Maintenance Notice

Due to necessary scheduled maintenance, the JMIR Publications website will be unavailable from Wednesday, July 01, 2020 at 8:00 PM to 10:00 PM EST. We apologize in advance for any inconvenience this may cause you.

Who will be affected?

Advertisement

Currently submitted to: JMIR Research Protocols

Date Submitted: Oct 26, 2020
Open Peer Review Period: Nov 13, 2020 - Jan 13, 2021
(currently open for review)

Warning: This is an author submission that is not peer-reviewed or edited. Preprints - unless they show as "accepted" - should not be relied on to guide clinical practice or health-related behavior and should not be reported in news media as established information.

Assessing COVID-19-related Knowledge, Attitudes, and Practices among Hispanic Primary Care Patients: Research protocol for a cross-sectional survey during the COVID-19 Pandemic

  • Zoe C. Burger; 
  • Shivani N. Mehta; 
  • Dayanna Ortiz; 
  • Sekboppa Sur; 
  • Jigna Kothari; 
  • Yvonne Lam; 
  • Meena Meka; 
  • Ajay Meka; 
  • Timothy Rodwell

ABSTRACT

Background:

Recent epidemiological data indicates that minority groups, especially Hispanic communities, experience a higher rate of infection, hospitalization, and death due to COVID-19. It is important to understand the nature of this health disparity and what socioeconomic or behavioral factors are putting Hispanic communities and other minority populations at higher risk for morbidity and mortality.

Objective:

The purpose of this project is to assess current COVID-19-related knowledge, attitudes, and practices (KAP) among a predominantly Hispanic population from the Orange County, California community and identify risk factors that may contribute to increased susceptibility and vulnerability to contracting SARS-CoV-2.

Methods:

Our community Orange County-wide survey consists of quantitative survey questions in four domains: demographic information, COVID-19 knowledge questions, COVID-19 attitude questions, and COVID-19 practices questions. Survey questions are adapted from recent global KAP studies. Participants are being recruited from Amistad Medical Clinic, a private, primary health clinic group in Orange County that treats a predominantly Hispanic population. Patients recruited during telehealth visits are surveyed remotely by phone and those recruited during in-person clinic visits are surveyed in-person. Surveys are conducted by trained members of the study team who are native to the community setting.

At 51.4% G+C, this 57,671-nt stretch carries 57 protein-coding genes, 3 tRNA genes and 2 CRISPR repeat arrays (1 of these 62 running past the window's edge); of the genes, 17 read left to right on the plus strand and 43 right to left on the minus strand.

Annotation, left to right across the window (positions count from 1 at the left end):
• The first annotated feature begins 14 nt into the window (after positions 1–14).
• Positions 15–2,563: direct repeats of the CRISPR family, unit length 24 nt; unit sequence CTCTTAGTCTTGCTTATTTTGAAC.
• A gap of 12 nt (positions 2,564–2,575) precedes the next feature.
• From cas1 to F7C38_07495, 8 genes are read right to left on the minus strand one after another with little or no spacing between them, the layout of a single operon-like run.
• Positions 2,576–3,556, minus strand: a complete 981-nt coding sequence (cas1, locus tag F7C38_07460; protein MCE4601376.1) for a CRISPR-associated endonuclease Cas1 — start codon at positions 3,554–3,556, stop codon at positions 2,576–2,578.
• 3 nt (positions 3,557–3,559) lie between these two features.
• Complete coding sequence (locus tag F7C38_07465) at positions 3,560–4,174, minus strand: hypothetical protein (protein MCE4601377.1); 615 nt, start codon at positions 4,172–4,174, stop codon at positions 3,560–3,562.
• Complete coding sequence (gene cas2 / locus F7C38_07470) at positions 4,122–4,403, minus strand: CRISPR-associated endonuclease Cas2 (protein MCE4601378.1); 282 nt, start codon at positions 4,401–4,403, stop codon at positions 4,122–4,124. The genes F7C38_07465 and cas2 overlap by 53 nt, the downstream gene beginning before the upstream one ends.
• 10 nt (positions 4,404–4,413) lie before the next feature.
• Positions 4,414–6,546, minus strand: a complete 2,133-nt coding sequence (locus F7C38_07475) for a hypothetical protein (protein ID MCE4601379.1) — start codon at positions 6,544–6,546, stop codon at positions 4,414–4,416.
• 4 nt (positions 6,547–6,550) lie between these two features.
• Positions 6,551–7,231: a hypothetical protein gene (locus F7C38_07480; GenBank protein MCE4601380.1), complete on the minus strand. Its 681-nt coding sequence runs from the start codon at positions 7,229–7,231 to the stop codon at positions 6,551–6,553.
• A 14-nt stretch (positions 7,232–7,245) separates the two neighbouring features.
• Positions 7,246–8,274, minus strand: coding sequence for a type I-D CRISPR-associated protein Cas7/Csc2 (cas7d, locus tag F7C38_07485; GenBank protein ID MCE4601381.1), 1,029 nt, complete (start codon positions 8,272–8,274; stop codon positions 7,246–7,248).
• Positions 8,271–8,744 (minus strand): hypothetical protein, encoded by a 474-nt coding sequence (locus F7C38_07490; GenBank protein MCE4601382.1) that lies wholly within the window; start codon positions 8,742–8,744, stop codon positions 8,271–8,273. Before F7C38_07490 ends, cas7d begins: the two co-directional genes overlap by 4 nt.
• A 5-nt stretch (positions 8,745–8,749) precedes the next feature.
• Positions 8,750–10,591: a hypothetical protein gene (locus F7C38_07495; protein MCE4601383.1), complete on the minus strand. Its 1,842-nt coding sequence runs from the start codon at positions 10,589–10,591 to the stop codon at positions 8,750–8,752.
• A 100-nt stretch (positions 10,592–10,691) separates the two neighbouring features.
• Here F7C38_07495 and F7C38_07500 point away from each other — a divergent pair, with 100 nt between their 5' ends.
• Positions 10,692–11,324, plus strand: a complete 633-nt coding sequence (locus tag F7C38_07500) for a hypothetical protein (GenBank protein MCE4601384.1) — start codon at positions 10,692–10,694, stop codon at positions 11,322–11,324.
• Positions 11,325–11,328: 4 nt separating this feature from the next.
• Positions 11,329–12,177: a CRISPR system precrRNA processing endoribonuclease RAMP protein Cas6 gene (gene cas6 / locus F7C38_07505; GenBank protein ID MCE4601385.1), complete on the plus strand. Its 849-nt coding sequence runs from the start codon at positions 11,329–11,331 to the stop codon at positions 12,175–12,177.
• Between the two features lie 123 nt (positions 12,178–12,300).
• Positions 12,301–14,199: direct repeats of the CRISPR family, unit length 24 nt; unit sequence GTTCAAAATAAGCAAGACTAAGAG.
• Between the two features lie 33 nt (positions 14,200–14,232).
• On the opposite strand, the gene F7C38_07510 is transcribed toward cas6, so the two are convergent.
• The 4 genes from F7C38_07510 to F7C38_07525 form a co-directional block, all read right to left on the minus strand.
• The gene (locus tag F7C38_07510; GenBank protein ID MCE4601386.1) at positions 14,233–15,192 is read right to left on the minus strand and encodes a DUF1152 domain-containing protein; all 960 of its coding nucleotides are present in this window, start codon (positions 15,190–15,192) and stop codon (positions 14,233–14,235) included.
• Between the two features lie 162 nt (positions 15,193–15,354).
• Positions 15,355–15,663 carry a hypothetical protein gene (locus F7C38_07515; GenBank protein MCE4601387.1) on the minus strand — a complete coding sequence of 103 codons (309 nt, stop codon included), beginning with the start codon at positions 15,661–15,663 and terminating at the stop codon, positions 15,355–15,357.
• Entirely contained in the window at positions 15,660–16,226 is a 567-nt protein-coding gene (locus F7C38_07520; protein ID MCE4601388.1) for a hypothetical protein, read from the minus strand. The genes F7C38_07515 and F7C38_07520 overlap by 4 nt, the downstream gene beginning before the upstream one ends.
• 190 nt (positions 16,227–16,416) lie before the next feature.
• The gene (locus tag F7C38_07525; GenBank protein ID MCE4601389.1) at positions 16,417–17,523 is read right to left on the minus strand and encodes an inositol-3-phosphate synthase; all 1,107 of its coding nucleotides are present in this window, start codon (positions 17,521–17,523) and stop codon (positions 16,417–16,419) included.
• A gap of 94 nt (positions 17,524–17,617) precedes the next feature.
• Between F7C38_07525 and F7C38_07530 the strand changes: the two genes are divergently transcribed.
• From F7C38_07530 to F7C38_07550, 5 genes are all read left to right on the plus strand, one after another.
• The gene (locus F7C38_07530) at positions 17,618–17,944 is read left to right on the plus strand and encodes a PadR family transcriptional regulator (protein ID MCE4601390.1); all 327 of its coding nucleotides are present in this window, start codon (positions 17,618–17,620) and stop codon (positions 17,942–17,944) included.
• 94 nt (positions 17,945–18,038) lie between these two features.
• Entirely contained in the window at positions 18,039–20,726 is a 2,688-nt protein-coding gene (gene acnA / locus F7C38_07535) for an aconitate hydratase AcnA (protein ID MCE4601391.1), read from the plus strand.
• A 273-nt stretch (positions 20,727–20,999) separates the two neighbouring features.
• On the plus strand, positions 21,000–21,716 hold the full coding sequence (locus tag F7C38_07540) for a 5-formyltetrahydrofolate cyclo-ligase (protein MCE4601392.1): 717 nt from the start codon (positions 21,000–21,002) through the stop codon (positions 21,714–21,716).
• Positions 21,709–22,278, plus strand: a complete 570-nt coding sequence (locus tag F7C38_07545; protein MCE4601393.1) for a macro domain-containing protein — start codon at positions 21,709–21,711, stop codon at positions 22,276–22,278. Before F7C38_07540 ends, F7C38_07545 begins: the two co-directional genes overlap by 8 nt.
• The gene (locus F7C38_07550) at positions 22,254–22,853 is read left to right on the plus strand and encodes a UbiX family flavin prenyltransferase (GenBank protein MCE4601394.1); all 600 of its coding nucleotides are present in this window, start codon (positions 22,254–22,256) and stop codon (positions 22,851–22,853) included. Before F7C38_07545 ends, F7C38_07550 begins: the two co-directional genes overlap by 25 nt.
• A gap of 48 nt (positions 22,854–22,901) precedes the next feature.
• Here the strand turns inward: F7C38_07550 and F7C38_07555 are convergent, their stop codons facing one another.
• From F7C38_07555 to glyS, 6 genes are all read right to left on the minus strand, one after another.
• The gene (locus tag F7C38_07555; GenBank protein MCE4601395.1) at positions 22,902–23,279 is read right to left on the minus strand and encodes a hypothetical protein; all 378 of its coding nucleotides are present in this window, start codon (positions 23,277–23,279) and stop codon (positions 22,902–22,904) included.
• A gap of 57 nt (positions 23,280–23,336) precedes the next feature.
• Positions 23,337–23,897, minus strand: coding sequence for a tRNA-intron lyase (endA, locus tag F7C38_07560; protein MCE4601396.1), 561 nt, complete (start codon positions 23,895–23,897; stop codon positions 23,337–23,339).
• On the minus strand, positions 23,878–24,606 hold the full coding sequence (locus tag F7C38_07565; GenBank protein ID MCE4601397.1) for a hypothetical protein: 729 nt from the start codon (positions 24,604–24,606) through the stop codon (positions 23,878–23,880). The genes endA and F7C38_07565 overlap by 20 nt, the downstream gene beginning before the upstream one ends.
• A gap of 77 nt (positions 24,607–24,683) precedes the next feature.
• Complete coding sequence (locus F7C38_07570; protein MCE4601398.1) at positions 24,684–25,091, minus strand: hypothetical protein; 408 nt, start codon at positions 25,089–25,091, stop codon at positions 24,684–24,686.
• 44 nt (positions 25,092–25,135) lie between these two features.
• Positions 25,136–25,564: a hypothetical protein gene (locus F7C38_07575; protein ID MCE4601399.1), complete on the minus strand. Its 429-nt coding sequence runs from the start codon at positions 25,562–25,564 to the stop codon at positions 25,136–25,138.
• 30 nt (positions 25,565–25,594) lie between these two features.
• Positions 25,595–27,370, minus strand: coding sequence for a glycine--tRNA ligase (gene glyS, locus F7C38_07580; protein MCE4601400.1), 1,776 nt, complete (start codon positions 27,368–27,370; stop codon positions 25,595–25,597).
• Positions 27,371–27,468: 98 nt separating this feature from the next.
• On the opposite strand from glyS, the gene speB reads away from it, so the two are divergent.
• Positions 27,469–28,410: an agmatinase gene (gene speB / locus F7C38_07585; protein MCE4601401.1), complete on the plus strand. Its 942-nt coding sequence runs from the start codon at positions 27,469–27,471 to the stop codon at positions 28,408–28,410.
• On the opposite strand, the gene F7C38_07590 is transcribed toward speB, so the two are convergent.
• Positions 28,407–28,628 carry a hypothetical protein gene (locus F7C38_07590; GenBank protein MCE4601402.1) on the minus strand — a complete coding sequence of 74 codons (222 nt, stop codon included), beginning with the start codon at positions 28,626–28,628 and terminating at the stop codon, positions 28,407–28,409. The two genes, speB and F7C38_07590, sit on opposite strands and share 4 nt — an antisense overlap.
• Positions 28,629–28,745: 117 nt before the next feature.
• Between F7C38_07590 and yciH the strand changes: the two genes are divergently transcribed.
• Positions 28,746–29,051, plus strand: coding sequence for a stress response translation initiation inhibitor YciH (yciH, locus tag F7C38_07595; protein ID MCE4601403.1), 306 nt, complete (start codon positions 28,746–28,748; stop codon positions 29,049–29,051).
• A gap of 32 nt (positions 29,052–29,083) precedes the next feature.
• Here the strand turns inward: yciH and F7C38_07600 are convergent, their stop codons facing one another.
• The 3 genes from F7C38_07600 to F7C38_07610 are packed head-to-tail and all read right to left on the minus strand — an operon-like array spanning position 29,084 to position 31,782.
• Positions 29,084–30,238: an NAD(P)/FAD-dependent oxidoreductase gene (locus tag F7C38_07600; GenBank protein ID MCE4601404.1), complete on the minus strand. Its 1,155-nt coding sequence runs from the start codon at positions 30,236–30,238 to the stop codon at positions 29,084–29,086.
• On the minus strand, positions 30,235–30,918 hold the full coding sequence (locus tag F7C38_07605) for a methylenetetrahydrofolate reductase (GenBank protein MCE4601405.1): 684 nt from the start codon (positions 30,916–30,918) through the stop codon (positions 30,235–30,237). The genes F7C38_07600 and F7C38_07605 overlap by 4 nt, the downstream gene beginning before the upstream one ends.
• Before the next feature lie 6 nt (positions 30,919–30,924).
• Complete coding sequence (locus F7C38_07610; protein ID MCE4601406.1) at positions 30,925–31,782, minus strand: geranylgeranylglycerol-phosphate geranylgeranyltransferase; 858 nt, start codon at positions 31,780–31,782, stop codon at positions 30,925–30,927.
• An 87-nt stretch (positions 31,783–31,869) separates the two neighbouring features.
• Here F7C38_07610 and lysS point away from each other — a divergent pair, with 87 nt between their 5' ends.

Results:

The first study patient was enrolled on 26 June 2020, and recruitment and enrollment will proceed until 30 October 2020. As of 12 October 2020, we have recruited and enrolled 327 participants, and we project to recruit and enroll 400 participants by the end of the recruitment period. We will conduct data analysis after the recruitment period on 30 October 2020. The study was approved exempt from review by the University of California, San Diego Institutional Review Board on 22 June 2020.

Conclusions:

Very few current COVID-19 studies focus on the perspective and experience of minority populations. Since Hispanic communities are disproportionately affected by COVID-19, it is important to understand what factors contribute to this disparity and what next steps should be taken to reduce the COVID-19 burden in this population. We believe that our study model of partnering with a local clinic system that serves our study population can be expanded to other settings to compare COVID-19 KAP and associated factors within different minority communities.


 Citation

Please cite as:

Burger ZC, Mehta SN, Ortiz D, Sur S, Kothari J, Lam Y, Meka M, Meka A, Rodwell T

Assessing COVID-19-related Knowledge, Attitudes, and Practices among Hispanic Primary Care Patients: Research protocol for a cross-sectional survey during the COVID-19 Pandemic

JMIR Preprints. 26/10/2020:25265

DOI: 10.2196/preprints.25265

URL: https://preprints.jmir.org/preprint/25265

Download PDF


Request queued. Please wait while the file is being generated. It may take some time.

© The authors. All rights reserved. This is a privileged document currently under peer-review/community review (or an accepted/rejected manuscript). Authors have provided JMIR Publications with an exclusive license to publish this preprint on it's website for review and ahead-of-print citation purposes only. While the final peer-reviewed paper may be licensed under a cc-by license on publication, at this stage authors and publisher expressively prohibit redistribution of this draft paper other than for review purposes.